China and the U.S. could be bringing a thaw to the trade war during the G20 summit in Argentina later this month. China's President, Xi Jinping, saying a deep exchange of views is expected at the meeting. He met with former U.S. Secretary of State Henry Kissinger. After that meeting, Xi said that China wants to resolve differences with the U.S. but that America has to respect China's development path and interests.
How those meetings and discussions go will likely set the tone for soybean prices in the next few months. Market analyst Bill Biederman tells AgDay TV host Clinton Griffiths if talks are positive soybeans could jump higher.
"We definitely move higher quickly," says Biedermann. "World buyers jump in to try and buy that big discount in the United States."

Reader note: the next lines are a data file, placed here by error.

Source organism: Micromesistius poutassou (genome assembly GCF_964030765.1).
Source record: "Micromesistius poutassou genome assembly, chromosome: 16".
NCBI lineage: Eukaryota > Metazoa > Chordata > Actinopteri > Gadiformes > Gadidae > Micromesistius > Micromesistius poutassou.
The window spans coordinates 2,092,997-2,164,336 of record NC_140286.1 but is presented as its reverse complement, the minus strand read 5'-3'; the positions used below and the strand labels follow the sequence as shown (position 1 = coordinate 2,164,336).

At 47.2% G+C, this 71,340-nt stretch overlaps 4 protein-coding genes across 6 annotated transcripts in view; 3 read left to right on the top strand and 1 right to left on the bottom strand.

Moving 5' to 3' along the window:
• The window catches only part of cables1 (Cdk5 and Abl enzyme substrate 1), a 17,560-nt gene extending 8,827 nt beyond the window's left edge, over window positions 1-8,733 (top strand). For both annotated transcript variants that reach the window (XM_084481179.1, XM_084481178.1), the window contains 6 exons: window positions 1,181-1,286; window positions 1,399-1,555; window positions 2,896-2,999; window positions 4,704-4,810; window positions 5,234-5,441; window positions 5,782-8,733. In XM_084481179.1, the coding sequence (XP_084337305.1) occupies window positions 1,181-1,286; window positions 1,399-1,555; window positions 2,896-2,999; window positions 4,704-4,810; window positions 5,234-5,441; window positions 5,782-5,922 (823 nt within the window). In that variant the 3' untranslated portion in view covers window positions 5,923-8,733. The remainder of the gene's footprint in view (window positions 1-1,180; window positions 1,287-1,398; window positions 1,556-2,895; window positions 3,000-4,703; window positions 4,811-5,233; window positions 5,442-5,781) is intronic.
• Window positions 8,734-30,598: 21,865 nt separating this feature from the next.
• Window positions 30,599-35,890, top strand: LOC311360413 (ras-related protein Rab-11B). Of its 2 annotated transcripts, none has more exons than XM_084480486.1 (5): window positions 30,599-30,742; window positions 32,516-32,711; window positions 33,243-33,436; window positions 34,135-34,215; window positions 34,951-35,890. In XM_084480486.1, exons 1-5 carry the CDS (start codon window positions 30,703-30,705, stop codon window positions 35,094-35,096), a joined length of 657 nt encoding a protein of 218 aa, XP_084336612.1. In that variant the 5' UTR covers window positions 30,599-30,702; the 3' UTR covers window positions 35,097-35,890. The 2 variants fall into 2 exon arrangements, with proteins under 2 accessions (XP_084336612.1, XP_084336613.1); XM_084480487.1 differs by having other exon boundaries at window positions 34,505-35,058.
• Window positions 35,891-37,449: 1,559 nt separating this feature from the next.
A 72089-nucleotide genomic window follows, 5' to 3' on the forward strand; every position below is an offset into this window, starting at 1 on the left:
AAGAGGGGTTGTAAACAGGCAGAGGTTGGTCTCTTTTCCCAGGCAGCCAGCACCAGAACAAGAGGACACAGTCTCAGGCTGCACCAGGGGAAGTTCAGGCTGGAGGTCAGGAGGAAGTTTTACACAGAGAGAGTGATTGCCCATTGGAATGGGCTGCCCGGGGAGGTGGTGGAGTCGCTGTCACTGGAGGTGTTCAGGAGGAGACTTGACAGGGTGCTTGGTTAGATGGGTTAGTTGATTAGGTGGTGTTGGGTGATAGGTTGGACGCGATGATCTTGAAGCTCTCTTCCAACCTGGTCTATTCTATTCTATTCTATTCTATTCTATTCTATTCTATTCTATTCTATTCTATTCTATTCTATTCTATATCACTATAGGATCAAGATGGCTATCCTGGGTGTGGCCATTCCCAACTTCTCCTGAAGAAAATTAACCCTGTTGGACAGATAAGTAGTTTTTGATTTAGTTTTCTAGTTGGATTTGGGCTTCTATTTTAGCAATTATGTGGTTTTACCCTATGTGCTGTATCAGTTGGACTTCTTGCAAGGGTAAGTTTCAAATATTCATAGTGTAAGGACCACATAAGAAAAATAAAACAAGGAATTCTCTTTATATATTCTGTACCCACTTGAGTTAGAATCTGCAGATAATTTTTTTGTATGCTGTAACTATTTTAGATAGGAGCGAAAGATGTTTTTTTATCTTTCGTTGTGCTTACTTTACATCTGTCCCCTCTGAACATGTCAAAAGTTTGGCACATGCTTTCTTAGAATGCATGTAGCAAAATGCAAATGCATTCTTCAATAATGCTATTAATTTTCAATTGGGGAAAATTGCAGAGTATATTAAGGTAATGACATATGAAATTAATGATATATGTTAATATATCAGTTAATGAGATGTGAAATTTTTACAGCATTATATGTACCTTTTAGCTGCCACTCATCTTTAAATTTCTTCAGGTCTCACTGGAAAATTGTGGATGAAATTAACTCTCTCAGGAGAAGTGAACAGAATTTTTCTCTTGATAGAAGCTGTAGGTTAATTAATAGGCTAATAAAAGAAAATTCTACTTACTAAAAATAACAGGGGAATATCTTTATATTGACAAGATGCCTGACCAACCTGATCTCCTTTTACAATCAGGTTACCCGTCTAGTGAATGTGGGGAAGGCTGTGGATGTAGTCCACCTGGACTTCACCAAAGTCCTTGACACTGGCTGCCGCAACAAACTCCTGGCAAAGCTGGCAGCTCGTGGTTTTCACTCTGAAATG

Biedermann says at current prices buyers can make in the neighborhood of a dollar a bushel over freight costs.
"That would happen right away and it would drive prices higher," says Biedermann. "Our farmers aren't going to be in any hurry to sell."
He says many farmers have already decided to store soybeans and getting those out and to the market may take more enticement. Others may simply need the cash this season.
"You know if you're selling now it would probably be a good idea to try and find a cheap option to buy," says Biedermann. "So just set yourself up for if this actually does work out then you're ready."
On the other hand, if the trade talks go south Biedermann says beware.
"The first thing that happens is your carryover is realistically going to get revised to about 1.2 billion bushels," says Biedermann. "That's like corn doesn't that mean we go to three dollar beans?"
Biedermann isn't sure if $3 dollar beans are possible but he does believe continued tensions create a long-term issue for American farmers.
"It sets you up for the years to come because China won't come back," says Biedermann.
Find out what strategy Biedermann thinks could help protect prices for this scenario in the video above.